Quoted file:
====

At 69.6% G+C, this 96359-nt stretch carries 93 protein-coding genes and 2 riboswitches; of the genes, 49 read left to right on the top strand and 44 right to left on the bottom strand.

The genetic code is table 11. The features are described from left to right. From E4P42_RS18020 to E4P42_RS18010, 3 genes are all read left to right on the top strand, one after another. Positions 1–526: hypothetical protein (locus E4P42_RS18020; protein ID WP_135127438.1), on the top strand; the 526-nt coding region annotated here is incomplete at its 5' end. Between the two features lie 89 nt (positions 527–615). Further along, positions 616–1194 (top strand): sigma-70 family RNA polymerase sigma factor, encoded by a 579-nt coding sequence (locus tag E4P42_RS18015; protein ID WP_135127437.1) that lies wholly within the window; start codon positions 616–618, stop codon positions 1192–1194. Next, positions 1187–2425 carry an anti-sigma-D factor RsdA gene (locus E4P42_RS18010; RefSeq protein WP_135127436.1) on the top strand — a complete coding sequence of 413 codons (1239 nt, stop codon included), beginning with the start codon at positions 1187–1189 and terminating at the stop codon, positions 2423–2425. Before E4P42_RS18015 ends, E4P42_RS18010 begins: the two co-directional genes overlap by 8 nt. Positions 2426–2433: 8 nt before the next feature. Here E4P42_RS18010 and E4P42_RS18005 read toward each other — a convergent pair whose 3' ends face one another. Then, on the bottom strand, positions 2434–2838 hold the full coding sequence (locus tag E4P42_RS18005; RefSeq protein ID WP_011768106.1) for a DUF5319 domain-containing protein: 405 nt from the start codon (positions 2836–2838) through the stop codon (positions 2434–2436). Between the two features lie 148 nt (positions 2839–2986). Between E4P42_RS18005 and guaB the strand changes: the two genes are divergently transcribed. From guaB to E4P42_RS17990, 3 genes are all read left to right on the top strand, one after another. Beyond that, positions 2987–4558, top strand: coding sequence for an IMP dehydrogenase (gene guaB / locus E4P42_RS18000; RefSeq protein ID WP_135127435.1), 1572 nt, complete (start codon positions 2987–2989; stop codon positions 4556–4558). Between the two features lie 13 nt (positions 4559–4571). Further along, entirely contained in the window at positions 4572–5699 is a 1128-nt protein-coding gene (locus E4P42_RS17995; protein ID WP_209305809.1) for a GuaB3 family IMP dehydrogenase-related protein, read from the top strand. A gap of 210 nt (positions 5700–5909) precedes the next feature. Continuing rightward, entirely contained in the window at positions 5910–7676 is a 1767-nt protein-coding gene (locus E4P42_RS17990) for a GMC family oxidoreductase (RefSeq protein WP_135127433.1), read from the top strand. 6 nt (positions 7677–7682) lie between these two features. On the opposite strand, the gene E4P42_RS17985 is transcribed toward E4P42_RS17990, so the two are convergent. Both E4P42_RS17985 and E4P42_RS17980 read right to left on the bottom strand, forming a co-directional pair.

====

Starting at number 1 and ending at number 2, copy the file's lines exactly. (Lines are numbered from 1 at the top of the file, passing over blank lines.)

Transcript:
At 69.6% G+C, this 96359-nt stretch carries 93 protein-coding genes and 2 riboswitches; of the genes, 49 read left to right on the top strand and 44 right to left on the bottom strand.

The genetic code is table 11. The features are described from left to right. From E4P42_RS18020 to E4P42_RS18010, 3 genes are all read left to right on the top strand, one after another. Positions 1–526: hypothetical protein (locus E4P42_RS18020; protein ID WP_135127438.1), on the top strand; the 526-nt coding region annotated here is incomplete at its 5' end. Between the two features lie 89 nt (positions 527–615). Further along, positions 616–1194 (top strand): sigma-70 family RNA polymerase sigma factor, encoded by a 579-nt coding sequence (locus tag E4P42_RS18015; protein ID WP_135127437.1) that lies wholly within the window; start codon positions 616–618, stop codon positions 1192–1194. Next, positions 1187–2425 carry an anti-sigma-D factor RsdA gene (locus E4P42_RS18010; RefSeq protein WP_135127436.1) on the top strand — a complete coding sequence of 413 codons (1239 nt, stop codon included), beginning with the start codon at positions 1187–1189 and terminating at the stop codon, positions 2423–2425. Before E4P42_RS18015 ends, E4P42_RS18010 begins: the two co-directional genes overlap by 8 nt. Positions 2426–2433: 8 nt before the next feature. Here E4P42_RS18010 and E4P42_RS18005 read toward each other — a convergent pair whose 3' ends face one another. Then, on the bottom strand, positions 2434–2838 hold the full coding sequence (locus tag E4P42_RS18005; RefSeq protein ID WP_011768106.1) for a DUF5319 domain-containing protein: 405 nt from the start codon (positions 2836–2838) through the stop codon (positions 2434–2436). Between the two features lie 148 nt (positions 2839–2986). Between E4P42_RS18005 and guaB the strand changes: the two genes are divergently transcribed. From guaB to E4P42_RS17990, 3 genes are all read left to right on the top strand, one after another. Beyond that, positions 2987–4558, top strand: coding sequence for an IMP dehydrogenase (gene guaB / locus E4P42_RS18000; RefSeq protein ID WP_135127435.1), 1572 nt, complete (start codon positions 2987–2989; stop codon positions 4556–4558). Between the two features lie 13 nt (positions 4559–4571). Further along, entirely contained in the window at positions 4572–5699 is a 1128-nt protein-coding gene (locus E4P42_RS17995; protein ID WP_209305809.1) for a GuaB3 family IMP dehydrogenase-related protein, read from the top strand. A gap of 210 nt (positions 5700–5909) precedes the next feature. Continuing rightward, entirely contained in the window at positions 5910–7676 is a 1767-nt protein-coding gene (locus E4P42_RS17990) for a GMC family oxidoreductase (RefSeq protein WP_135127433.1), read from the top strand. 6 nt (positions 7677–7682) lie between these two features. On the opposite strand, the gene E4P42_RS17985 is transcribed toward E4P42_RS17990, so the two are convergent. Both E4P42_RS17985 and E4P42_RS17980 read right to left on the bottom strand, forming a co-directional pair.